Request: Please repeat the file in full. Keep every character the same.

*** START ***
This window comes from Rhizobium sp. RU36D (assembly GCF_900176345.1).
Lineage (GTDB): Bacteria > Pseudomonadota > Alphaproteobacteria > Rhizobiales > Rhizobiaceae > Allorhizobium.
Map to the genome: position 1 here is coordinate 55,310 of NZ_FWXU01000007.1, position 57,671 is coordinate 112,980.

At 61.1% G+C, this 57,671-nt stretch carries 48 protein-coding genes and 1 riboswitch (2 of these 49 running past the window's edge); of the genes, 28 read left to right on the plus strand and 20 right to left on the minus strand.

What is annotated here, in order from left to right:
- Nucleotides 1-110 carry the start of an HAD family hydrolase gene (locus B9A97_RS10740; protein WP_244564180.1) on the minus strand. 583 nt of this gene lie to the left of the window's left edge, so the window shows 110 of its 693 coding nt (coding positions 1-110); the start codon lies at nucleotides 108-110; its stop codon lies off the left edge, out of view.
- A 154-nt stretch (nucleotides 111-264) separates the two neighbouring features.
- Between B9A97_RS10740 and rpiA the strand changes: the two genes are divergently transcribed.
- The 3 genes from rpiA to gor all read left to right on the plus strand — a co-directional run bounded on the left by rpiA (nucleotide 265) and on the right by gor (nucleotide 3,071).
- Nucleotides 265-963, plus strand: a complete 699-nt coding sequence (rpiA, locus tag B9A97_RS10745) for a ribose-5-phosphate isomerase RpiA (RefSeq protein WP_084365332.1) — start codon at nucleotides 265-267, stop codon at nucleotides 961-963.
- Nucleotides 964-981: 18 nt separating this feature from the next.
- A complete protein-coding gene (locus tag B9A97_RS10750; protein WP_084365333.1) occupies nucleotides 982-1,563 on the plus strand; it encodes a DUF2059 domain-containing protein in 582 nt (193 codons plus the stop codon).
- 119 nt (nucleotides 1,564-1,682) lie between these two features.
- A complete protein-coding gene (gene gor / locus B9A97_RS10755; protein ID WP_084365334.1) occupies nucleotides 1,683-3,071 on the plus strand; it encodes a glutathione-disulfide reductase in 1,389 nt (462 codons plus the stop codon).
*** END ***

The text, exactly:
This window comes from Rhizobium sp. RU36D (assembly GCF_900176345.1).
Lineage (GTDB): Bacteria > Pseudomonadota > Alphaproteobacteria > Rhizobiales > Rhizobiaceae > Allorhizobium.
Map to the genome: position 1 here is coordinate 55,310 of NZ_FWXU01000007.1, position 57,671 is coordinate 112,980.

At 61.1% G+C, this 57,671-nt stretch carries 48 protein-coding genes and 1 riboswitch (2 of these 49 running past the window's edge); of the genes, 28 read left to right on the plus strand and 20 right to left on the minus strand.

What is annotated here, in order from left to right:
- Nucleotides 1-110 carry the start of an HAD family hydrolase gene (locus B9A97_RS10740; protein WP_244564180.1) on the minus strand. 583 nt of this gene lie to the left of the window's left edge, so the window shows 110 of its 693 coding nt (coding positions 1-110); the start codon lies at nucleotides 108-110; its stop codon lies off the left edge, out of view.
- A 154-nt stretch (nucleotides 111-264) separates the two neighbouring features.
- Between B9A97_RS10740 and rpiA the strand changes: the two genes are divergently transcribed.
- The 3 genes from rpiA to gor all read left to right on the plus strand — a co-directional run bounded on the left by rpiA (nucleotide 265) and on the right by gor (nucleotide 3,071).
- Nucleotides 265-963, plus strand: a complete 699-nt coding sequence (rpiA, locus tag B9A97_RS10745) for a ribose-5-phosphate isomerase RpiA (RefSeq protein WP_084365332.1) — start codon at nucleotides 265-267, stop codon at nucleotides 961-963.
- Nucleotides 964-981: 18 nt separating this feature from the next.
- A complete protein-coding gene (locus tag B9A97_RS10750; protein WP_084365333.1) occupies nucleotides 982-1,563 on the plus strand; it encodes a DUF2059 domain-containing protein in 582 nt (193 codons plus the stop codon).
- 119 nt (nucleotides 1,564-1,682) lie between these two features.
- A complete protein-coding gene (gene gor / locus B9A97_RS10755; protein ID WP_084365334.1) occupies nucleotides 1,683-3,071 on the plus strand; it encodes a glutathione-disulfide reductase in 1,389 nt (462 codons plus the stop codon).